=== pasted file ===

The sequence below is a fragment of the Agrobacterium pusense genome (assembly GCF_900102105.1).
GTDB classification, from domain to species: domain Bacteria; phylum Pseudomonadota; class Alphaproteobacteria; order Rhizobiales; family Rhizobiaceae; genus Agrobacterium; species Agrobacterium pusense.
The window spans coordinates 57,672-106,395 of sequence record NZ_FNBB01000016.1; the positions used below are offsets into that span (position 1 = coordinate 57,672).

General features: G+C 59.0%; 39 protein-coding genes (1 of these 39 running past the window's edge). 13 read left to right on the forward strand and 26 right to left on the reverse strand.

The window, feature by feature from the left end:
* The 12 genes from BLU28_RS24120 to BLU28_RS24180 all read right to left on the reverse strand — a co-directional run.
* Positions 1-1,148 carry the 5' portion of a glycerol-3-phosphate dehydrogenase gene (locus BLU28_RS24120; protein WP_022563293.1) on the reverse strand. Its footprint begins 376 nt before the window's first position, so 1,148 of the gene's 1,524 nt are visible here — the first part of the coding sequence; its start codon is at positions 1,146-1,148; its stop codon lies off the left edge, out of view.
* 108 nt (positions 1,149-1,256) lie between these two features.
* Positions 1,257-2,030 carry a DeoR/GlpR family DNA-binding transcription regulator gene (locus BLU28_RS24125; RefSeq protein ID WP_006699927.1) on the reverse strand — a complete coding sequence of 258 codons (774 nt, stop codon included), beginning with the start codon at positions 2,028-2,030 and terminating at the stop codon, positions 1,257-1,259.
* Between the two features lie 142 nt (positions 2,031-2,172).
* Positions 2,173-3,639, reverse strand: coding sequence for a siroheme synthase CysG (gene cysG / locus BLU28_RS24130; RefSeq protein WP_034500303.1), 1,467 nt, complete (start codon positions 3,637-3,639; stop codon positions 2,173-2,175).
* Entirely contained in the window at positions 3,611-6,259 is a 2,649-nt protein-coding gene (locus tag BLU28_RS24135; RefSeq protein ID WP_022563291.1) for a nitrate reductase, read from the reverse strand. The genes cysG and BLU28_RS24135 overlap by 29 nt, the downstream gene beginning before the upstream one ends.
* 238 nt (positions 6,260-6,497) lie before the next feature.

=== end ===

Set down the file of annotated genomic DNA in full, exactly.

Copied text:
The sequence below is a fragment of the Agrobacterium pusense genome (assembly GCF_900102105.1).
GTDB classification, from domain to species: domain Bacteria; phylum Pseudomonadota; class Alphaproteobacteria; order Rhizobiales; family Rhizobiaceae; genus Agrobacterium; species Agrobacterium pusense.
The window spans coordinates 57,672-106,395 of sequence record NZ_FNBB01000016.1; the positions used below are offsets into that span (position 1 = coordinate 57,672).

General features: G+C 59.0%; 39 protein-coding genes (1 of these 39 running past the window's edge). 13 read left to right on the forward strand and 26 right to left on the reverse strand.

The window, feature by feature from the left end:
* The 12 genes from BLU28_RS24120 to BLU28_RS24180 all read right to left on the reverse strand — a co-directional run.
* Positions 1-1,148 carry the 5' portion of a glycerol-3-phosphate dehydrogenase gene (locus BLU28_RS24120; protein WP_022563293.1) on the reverse strand. Its footprint begins 376 nt before the window's first position, so 1,148 of the gene's 1,524 nt are visible here — the first part of the coding sequence; its start codon is at positions 1,146-1,148; its stop codon lies off the left edge, out of view.
* 108 nt (positions 1,149-1,256) lie between these two features.
* Positions 1,257-2,030 carry a DeoR/GlpR family DNA-binding transcription regulator gene (locus BLU28_RS24125; RefSeq protein ID WP_006699927.1) on the reverse strand — a complete coding sequence of 258 codons (774 nt, stop codon included), beginning with the start codon at positions 2,028-2,030 and terminating at the stop codon, positions 1,257-1,259.
* Between the two features lie 142 nt (positions 2,031-2,172).
* Positions 2,173-3,639, reverse strand: coding sequence for a siroheme synthase CysG (gene cysG / locus BLU28_RS24130; RefSeq protein WP_034500303.1), 1,467 nt, complete (start codon positions 3,637-3,639; stop codon positions 2,173-2,175).
* Entirely contained in the window at positions 3,611-6,259 is a 2,649-nt protein-coding gene (locus tag BLU28_RS24135; RefSeq protein ID WP_022563291.1) for a nitrate reductase, read from the reverse strand. The genes cysG and BLU28_RS24135 overlap by 29 nt, the downstream gene beginning before the upstream one ends.
* 238 nt (positions 6,260-6,497) lie before the next feature.